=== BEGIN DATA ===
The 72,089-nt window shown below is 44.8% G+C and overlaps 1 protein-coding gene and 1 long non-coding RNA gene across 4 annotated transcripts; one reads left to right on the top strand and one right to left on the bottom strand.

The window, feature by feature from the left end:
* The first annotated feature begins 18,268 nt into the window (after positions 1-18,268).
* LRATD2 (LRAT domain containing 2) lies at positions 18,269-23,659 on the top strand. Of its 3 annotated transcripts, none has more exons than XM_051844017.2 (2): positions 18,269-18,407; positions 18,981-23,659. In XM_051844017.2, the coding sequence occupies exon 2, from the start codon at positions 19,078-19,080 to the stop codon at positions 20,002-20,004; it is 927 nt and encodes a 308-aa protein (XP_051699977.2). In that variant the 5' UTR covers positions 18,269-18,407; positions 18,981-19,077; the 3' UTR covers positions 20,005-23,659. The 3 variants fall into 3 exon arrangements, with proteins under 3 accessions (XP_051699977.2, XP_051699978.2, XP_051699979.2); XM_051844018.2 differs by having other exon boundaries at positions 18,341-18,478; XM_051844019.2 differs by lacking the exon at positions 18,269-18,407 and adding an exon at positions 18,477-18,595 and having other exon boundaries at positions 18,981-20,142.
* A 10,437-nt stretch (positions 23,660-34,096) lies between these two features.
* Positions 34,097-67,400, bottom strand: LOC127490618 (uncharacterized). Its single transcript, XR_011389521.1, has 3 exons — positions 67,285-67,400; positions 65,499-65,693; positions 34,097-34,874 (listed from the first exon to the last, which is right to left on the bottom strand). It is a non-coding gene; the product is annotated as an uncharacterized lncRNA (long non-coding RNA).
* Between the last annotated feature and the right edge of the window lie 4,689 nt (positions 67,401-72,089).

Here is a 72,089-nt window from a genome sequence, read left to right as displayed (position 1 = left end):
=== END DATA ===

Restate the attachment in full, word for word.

The 72,089-nt window shown below is 44.8% G+C and overlaps 1 protein-coding gene and 1 long non-coding RNA gene across 4 annotated transcripts; one reads left to right on the top strand and one right to left on the bottom strand.

The window, feature by feature from the left end:
* The first annotated feature begins 18,268 nt into the window (after positions 1-18,268).
* LRATD2 (LRAT domain containing 2) lies at positions 18,269-23,659 on the top strand. Of its 3 annotated transcripts, none has more exons than XM_051844017.2 (2): positions 18,269-18,407; positions 18,981-23,659. In XM_051844017.2, the coding sequence occupies exon 2, from the start codon at positions 19,078-19,080 to the stop codon at positions 20,002-20,004; it is 927 nt and encodes a 308-aa protein (XP_051699977.2). In that variant the 5' UTR covers positions 18,269-18,407; positions 18,981-19,077; the 3' UTR covers positions 20,005-23,659. The 3 variants fall into 3 exon arrangements, with proteins under 3 accessions (XP_051699977.2, XP_051699978.2, XP_051699979.2); XM_051844018.2 differs by having other exon boundaries at positions 18,341-18,478; XM_051844019.2 differs by lacking the exon at positions 18,269-18,407 and adding an exon at positions 18,477-18,595 and having other exon boundaries at positions 18,981-20,142.
* A 10,437-nt stretch (positions 23,660-34,096) lies between these two features.
* Positions 34,097-67,400, bottom strand: LOC127490618 (uncharacterized). Its single transcript, XR_011389521.1, has 3 exons — positions 67,285-67,400; positions 65,499-65,693; positions 34,097-34,874 (listed from the first exon to the last, which is right to left on the bottom strand). It is a non-coding gene; the product is annotated as an uncharacterized lncRNA (long non-coding RNA).
* Between the last annotated feature and the right edge of the window lie 4,689 nt (positions 67,401-72,089).

Here is a 72,089-nt window from a genome sequence, read left to right as displayed (position 1 = left end):